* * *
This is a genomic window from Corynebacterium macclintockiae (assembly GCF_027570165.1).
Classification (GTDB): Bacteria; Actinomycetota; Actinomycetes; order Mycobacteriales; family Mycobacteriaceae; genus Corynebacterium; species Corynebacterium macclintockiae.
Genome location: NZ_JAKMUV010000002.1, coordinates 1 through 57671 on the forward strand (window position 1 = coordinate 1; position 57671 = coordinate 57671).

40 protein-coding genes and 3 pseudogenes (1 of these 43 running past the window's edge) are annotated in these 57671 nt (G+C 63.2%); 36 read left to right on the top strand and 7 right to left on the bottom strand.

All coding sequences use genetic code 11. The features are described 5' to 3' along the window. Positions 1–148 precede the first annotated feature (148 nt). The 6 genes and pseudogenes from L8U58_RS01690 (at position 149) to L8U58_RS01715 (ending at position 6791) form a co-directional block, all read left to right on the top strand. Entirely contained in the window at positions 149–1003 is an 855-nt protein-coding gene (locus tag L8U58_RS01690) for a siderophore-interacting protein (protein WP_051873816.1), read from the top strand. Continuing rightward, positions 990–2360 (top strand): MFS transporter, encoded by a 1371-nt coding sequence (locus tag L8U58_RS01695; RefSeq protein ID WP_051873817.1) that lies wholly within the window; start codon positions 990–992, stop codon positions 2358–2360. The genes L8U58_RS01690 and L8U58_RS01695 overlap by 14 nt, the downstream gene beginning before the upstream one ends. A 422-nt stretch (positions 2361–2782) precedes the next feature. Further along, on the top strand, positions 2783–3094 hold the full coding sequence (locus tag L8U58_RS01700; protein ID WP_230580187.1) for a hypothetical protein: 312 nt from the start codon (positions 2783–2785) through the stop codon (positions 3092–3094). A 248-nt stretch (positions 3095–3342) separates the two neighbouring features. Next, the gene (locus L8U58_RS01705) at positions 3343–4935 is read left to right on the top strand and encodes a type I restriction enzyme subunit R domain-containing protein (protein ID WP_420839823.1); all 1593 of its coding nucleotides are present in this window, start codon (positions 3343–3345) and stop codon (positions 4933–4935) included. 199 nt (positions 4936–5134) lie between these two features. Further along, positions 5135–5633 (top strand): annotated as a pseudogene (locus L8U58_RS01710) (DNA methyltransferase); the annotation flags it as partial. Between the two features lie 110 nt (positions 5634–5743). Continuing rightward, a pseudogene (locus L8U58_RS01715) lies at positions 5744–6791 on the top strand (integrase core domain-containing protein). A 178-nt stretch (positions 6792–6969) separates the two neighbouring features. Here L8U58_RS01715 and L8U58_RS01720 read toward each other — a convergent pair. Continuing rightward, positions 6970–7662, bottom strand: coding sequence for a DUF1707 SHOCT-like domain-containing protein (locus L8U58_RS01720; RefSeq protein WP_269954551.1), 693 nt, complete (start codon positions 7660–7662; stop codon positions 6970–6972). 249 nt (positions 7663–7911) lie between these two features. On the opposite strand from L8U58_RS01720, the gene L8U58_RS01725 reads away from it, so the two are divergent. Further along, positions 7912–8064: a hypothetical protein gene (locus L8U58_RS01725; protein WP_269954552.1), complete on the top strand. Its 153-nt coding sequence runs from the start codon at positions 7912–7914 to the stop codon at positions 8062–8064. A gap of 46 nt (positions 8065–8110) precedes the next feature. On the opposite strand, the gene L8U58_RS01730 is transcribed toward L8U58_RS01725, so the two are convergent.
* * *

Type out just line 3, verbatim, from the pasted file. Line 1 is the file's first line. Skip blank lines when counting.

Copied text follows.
Genome location: NZ_JAKMUV010000002.1, coordinates 1 through 57671 on the forward strand (window position 1 = coordinate 1; position 57671 = coordinate 57671).